By Geertjan-Oracle on May 09, 2013
The Joint Expeditionary Collective Protection (JECP) Program is part of the Joint Program Executive Office for Chemical and Biological Defense, which is the Joint Services single focal point for research, development, acquisition, fielding, and life-cycle support of chemical and biological defense equipment and medical countermeasures.
In developing a family of transportable shelter systems, the JECP provides collective protection to joint expeditionary forces and their assets. These shelter systems range from two-person passive filtration tents to large multiperson shelters that can be combined together to provide active filtration and internal environmental conditioning.
The objective of the JECP System Performance Model (SPM) is to model the collective protection performance of each JECP shelter and predict the level of exposure to chemical and biological (CB) agents experienced by personnel inside the toxic-free area (TFA). Exposure within the TFA can occur as a result of agent infiltration through barrier materials, air locks, closures, seams, filters, and from personnel entering or exiting the TFA.
The SPM provides a cost-effective method for predicting system collective protection performance while interacting within a complex environment, allowing users to create realistic operational scenarios. Also, the SPM improves the test and evaluation (T&E) planning process by simulating results for testing environments that are otherwise too dangerous, complex, or expensive to physically test.
From Leading Edge Magazine - Chemical, Biological, and Radiological Defense, April 2012, page 157:
The approach taken for SPM development leverages the open source NetBeans application platform. This approach allows for highly modular application development while making extensive reuse of mature software components. In developing any application that has a significant number of capabilities, there are typically a large number of “boilerplate” features that must be implemented in order to make the domain-specific capabilities accessible by the user. Many of these application components are taken for granted by most users (i.e., menus, drag and drop, cut/paste, undo/redo, open/save) but are very time-consuming to develop. The NetBeans Platform provides a large portion of these common application capabilities as reusable components. This drastically reduces the development time required to implement a new application by allowing developers to focus primarily on the domain specific capabilities instead of the "boilerplate" code.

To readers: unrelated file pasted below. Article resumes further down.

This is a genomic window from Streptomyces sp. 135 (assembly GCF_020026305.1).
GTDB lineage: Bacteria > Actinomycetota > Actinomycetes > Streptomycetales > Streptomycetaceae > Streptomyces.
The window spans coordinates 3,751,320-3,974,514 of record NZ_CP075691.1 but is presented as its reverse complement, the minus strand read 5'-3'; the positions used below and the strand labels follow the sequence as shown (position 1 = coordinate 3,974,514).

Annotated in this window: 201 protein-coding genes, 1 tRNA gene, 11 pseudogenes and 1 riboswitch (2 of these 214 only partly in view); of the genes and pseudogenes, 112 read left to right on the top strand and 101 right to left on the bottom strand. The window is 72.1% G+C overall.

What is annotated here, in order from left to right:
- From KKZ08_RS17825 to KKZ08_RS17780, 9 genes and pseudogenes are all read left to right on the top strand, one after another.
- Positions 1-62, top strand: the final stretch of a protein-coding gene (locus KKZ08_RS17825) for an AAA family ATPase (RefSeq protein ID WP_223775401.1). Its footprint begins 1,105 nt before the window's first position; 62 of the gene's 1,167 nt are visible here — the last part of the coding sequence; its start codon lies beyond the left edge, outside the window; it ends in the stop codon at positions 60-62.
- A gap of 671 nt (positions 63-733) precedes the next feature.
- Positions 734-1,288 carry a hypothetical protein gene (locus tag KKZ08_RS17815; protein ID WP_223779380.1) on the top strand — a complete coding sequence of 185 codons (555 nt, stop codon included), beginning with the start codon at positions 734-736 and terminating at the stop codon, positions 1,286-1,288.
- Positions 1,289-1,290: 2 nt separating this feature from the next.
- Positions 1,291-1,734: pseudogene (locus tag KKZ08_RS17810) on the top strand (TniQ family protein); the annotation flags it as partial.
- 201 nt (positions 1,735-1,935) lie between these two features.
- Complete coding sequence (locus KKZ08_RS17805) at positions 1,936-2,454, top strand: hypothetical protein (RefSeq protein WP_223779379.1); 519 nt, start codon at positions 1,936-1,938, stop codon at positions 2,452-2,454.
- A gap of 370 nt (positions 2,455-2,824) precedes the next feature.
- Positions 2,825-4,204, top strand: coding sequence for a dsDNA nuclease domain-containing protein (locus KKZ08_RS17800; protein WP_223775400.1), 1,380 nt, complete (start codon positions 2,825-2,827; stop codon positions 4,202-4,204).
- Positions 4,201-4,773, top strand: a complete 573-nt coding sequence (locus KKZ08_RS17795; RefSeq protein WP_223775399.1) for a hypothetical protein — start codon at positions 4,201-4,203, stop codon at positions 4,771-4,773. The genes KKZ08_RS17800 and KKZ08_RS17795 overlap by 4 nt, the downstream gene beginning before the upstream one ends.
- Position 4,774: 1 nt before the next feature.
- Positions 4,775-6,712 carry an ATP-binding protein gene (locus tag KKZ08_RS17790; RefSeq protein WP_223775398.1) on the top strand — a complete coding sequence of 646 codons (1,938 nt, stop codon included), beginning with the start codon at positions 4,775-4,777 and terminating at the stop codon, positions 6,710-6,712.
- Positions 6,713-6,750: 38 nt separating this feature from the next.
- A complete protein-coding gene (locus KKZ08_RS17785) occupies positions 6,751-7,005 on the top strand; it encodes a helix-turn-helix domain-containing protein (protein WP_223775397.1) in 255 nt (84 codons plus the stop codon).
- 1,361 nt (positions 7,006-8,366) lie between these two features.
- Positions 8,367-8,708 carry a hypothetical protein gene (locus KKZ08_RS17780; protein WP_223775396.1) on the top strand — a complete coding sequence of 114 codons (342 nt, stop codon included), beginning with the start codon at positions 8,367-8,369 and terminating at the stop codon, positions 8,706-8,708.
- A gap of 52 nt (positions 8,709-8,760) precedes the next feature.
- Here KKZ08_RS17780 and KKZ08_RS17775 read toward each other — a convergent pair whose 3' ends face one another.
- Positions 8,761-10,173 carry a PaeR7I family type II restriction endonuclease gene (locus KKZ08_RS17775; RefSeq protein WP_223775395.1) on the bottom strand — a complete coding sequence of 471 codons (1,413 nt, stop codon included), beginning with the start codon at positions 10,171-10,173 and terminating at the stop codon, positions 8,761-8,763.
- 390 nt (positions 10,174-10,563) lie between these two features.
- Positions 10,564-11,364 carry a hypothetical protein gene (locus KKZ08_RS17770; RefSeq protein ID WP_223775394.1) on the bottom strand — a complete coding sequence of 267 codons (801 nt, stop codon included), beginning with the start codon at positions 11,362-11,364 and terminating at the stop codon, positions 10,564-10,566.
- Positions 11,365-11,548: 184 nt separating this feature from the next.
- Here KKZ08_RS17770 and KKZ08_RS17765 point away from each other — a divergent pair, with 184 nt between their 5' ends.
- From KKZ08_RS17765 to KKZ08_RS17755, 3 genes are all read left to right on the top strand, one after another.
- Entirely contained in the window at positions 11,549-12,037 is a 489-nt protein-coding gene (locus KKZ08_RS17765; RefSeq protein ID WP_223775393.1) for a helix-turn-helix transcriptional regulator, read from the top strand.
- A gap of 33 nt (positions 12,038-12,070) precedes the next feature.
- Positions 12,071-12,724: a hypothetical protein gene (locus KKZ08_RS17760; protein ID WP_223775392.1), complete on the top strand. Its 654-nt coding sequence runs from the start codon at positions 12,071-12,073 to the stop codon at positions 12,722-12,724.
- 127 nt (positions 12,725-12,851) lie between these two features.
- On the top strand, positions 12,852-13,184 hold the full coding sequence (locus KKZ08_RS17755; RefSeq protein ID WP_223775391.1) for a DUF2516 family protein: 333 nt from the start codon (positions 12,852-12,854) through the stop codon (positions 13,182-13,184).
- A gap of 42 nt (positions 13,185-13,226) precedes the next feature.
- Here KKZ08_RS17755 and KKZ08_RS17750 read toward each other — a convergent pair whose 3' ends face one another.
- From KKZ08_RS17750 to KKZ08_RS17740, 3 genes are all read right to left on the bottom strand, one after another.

The NetBeans Platform is an open-source framework that has been steadily maturing over the course of almost a decade. NetBeans is most commonly known as the host environment for the highly popular NetBeans integrated development environment (IDE) which, in many ways, outperforms commercial IDEs, such as Microsoft’s Visual Studio. The NetBeans Platform provides a large set of reusable software components that allow for rapid development of highly modular applications. The workflow for developing applications that leverage the NetBeans Platform is built into its IDE, which makes constructing new applications and modules very straightforward. Because of its flexibility and maturity, SPM developers chose to implement SPM capabilities on top of the NetBeans Platform, which affords a great deal of flexibility that can easily accommodate changing requirements and data structures.
The various models and capabilities that need to be managed by SPM can be nicely encapsulated inside NetBeans modules. Each module has well-defined interfaces that govern which portions of the module’s code are exposed to other modules. In addition, modules must specifically state dependencies on other application modules in order to access exposed classes. This ensures that all application dependencies can be quickly determined, thus providing better software maintainability.
Screenshots below, the first shows the JECP SPM interface and the second shows the JMAT Visualization Package:
The JMAT Visualization Package software allows analysts to "playback" a scenario in order to view how contaminants move externally and internally. This visualization, coupled with various reports and plots, allows the user to determine the overall performance of JECP shelters, air locks, and other components when faced with a variety of attacks, configurations, and environmental conditions.
The above and further info is all publicly available here:http://www.navsea.navy.mil/nswc/dahlgren/Leading%20Edge/CBRD/index.html (from page 152 to 159)